The major news history of WikiLeaks is available on many sites, including The Guardian in the UK - http://www.guardian.co.uk/media/wikileaks - with numerous links to detailed articles, reports and videos in 876 (total to date) archived items dating back to Sept 17 2007. From that very first article at the Guardian, "Wikileaks - whistleblowing made easy": "Got a secret you're burning to tell the world? Don't want anyone to know it comes from you? Go to Wikileaks.org, an online mouthpiece for anonymous whistleblowers, designed to bring down corrupt governments and greedy corporations through mass collaboration." And that is exactly the kind of information WikiLeaks has been making available.
All the above has definitely enabled an individual with a computer (or just a smartphone) to become far more knowledgeable about what duplicitous and harmful actions have been (and most likely still are) are being done by government officials and their enforcers - whether of the US or other countries - than any of those in such governments want to be known. All of this duplicity and harm is taking place of course in the name of the citizens of the countries ruled by those respective governments - "war on terrorism", "national security", "safety of citizens" - and with money stolen (taxed away) from them.
So what have liberty-promoting groups - and nonmainstream news/discussion sites that describe themselves as seeking "to create a home for thoughtful, provocative ideas from talented contributors and editors" or "alternative news nexus..draw[ing] upon a panoply of news sources and select those stories we think most intriguing to an audience seeking news underplayed by the mainstream media" - been doing to support the efforts of WikiLeaks to bring such duplicitous and harmful actions into the light of examination? I've sampled a few - ones that I have read and/or written at (or commented at) over the past few years, not in any particular order:Mises.org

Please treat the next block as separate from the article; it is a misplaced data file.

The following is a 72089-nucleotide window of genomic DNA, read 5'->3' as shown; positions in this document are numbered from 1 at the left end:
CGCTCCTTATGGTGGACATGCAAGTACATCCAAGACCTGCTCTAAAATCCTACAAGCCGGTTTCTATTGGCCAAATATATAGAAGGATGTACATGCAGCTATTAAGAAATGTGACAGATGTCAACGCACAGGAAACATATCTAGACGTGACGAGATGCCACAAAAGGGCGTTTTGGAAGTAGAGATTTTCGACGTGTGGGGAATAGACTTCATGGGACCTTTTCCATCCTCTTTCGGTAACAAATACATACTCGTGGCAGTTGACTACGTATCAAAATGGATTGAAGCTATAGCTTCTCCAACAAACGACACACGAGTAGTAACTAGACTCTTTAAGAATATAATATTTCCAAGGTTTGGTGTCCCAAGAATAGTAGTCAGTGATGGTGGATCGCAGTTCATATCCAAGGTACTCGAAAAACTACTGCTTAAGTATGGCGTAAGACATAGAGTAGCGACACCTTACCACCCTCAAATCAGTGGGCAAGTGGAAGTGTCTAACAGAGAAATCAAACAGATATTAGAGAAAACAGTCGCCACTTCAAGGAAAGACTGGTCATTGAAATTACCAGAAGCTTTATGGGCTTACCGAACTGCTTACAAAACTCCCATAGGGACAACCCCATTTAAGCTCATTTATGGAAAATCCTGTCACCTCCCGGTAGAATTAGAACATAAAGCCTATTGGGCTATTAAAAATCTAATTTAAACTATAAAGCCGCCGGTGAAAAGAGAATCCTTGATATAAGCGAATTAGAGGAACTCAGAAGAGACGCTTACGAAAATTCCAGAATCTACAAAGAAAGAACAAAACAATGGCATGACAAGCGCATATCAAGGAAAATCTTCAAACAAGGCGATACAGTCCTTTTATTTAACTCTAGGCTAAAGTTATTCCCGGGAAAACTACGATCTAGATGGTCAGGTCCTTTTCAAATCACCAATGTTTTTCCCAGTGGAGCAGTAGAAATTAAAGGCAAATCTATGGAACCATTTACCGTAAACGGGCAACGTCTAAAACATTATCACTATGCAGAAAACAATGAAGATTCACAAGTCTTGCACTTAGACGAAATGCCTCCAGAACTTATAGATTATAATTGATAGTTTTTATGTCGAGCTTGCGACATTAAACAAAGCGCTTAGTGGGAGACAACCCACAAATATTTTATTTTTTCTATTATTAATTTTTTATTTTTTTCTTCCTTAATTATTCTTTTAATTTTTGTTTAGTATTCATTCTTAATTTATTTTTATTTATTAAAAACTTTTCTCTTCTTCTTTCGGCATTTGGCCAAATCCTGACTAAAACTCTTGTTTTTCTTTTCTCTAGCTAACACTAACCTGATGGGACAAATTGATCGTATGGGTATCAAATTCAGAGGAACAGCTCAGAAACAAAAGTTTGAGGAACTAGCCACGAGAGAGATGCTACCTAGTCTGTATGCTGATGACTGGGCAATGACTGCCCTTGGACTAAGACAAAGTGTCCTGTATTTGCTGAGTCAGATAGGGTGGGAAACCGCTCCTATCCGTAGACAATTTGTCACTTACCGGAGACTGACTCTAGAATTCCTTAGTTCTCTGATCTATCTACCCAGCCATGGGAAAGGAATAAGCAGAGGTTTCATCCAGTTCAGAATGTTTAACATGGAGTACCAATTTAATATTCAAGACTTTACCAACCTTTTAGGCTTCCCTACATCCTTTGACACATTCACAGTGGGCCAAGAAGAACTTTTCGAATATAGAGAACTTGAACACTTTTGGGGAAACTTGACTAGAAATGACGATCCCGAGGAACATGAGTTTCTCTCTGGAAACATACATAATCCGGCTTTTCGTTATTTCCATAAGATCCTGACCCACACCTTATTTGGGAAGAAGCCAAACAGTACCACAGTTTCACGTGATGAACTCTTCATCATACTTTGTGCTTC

My review is in no way meant to be exhaustive of even all the websites I visit and they are but a very small number of all the liberty-oriented and/or society improvement websites in the English language on the Internet. But I have kept an eye open for some notice that a website has ceased using PayPal and/or the major credit cards because of the harmful actions toward WikiLeaks of those financial organizations. So far I have not found any - other than my and Paul's own websites, MoreLife.org and SelfSIP.org I would very much like to be informed of any websites - liberty-oriented or not - that have ceased financial arrangements with PayPal, Visa and MasterCard because of those organizations harmful actions towards WikiLeaks of refusing to transmit their customers' own money to WikiLeaks.